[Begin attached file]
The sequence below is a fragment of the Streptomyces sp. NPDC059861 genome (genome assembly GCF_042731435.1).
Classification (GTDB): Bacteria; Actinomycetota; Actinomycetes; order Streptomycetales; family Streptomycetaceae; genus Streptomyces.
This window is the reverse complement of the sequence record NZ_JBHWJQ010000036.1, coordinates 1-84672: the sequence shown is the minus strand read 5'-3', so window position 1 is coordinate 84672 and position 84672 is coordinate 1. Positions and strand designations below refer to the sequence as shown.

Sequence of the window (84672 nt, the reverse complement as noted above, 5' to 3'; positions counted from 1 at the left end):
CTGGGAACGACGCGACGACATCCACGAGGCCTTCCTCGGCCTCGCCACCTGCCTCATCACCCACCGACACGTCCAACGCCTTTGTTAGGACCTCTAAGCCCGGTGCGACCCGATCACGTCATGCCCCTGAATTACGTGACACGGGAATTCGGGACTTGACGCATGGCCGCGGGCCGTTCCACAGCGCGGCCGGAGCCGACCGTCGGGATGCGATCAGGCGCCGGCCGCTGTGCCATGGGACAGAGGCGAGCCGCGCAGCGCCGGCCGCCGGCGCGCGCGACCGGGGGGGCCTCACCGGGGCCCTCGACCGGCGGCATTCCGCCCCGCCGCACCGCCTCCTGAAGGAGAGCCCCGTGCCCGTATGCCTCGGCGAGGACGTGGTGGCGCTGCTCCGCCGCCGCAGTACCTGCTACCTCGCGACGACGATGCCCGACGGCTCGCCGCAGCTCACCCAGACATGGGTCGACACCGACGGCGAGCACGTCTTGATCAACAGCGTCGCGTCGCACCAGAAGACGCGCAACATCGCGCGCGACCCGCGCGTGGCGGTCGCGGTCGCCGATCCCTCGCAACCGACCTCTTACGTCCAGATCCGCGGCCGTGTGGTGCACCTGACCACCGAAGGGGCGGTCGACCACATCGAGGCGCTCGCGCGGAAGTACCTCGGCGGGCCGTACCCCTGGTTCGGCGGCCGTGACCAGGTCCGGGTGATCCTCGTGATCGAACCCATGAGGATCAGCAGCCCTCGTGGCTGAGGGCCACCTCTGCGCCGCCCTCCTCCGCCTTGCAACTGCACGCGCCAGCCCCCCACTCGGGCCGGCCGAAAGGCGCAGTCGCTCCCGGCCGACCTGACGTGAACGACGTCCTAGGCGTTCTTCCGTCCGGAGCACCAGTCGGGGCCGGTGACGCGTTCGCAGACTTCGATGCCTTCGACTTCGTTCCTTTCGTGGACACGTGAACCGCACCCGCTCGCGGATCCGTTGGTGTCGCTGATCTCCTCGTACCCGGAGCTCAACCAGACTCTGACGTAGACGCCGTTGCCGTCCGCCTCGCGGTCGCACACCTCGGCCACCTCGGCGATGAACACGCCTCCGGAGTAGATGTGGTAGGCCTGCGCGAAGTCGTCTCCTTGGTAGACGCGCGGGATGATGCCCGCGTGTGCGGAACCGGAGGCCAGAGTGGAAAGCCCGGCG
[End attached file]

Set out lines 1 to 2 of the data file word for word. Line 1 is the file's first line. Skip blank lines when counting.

The sequence below is a fragment of the Streptomyces sp. NPDC059861 genome (genome assembly GCF_042731435.1).
Classification (GTDB): Bacteria; Actinomycetota; Actinomycetes; order Streptomycetales; family Streptomycetaceae; genus Streptomyces.